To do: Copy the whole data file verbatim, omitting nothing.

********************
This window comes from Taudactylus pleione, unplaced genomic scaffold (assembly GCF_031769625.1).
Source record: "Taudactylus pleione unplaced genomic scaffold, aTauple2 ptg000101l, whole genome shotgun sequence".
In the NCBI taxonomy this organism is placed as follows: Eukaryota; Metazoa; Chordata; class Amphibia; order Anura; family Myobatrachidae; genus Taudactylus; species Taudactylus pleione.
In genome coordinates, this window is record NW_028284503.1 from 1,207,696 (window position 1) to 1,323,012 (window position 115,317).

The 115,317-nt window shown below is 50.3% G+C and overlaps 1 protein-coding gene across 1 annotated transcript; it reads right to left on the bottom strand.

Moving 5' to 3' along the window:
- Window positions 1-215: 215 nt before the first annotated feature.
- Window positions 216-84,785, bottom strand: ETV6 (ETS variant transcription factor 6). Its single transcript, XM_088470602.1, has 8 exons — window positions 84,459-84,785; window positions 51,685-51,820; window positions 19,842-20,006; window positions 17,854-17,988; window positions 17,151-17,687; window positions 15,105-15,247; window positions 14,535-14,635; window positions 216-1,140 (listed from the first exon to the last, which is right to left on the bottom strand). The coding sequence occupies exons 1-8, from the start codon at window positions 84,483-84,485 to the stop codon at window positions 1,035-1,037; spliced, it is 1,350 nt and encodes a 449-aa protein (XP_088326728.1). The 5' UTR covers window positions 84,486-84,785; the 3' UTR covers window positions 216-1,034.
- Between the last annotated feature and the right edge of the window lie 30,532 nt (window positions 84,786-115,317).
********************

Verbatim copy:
This window comes from Taudactylus pleione, unplaced genomic scaffold (assembly GCF_031769625.1).
Source record: "Taudactylus pleione unplaced genomic scaffold, aTauple2 ptg000101l, whole genome shotgun sequence".
In the NCBI taxonomy this organism is placed as follows: Eukaryota; Metazoa; Chordata; class Amphibia; order Anura; family Myobatrachidae; genus Taudactylus; species Taudactylus pleione.
In genome coordinates, this window is record NW_028284503.1 from 1,207,696 (window position 1) to 1,323,012 (window position 115,317).

The 115,317-nt window shown below is 50.3% G+C and overlaps 1 protein-coding gene across 1 annotated transcript; it reads right to left on the bottom strand.

Moving 5' to 3' along the window:
- Window positions 1-215: 215 nt before the first annotated feature.
- Window positions 216-84,785, bottom strand: ETV6 (ETS variant transcription factor 6). Its single transcript, XM_088470602.1, has 8 exons — window positions 84,459-84,785; window positions 51,685-51,820; window positions 19,842-20,006; window positions 17,854-17,988; window positions 17,151-17,687; window positions 15,105-15,247; window positions 14,535-14,635; window positions 216-1,140 (listed from the first exon to the last, which is right to left on the bottom strand). The coding sequence occupies exons 1-8, from the start codon at window positions 84,483-84,485 to the stop codon at window positions 1,035-1,037; spliced, it is 1,350 nt and encodes a 449-aa protein (XP_088326728.1). The 5' UTR covers window positions 84,486-84,785; the 3' UTR covers window positions 216-1,034.
- Between the last annotated feature and the right edge of the window lie 30,532 nt (window positions 84,786-115,317).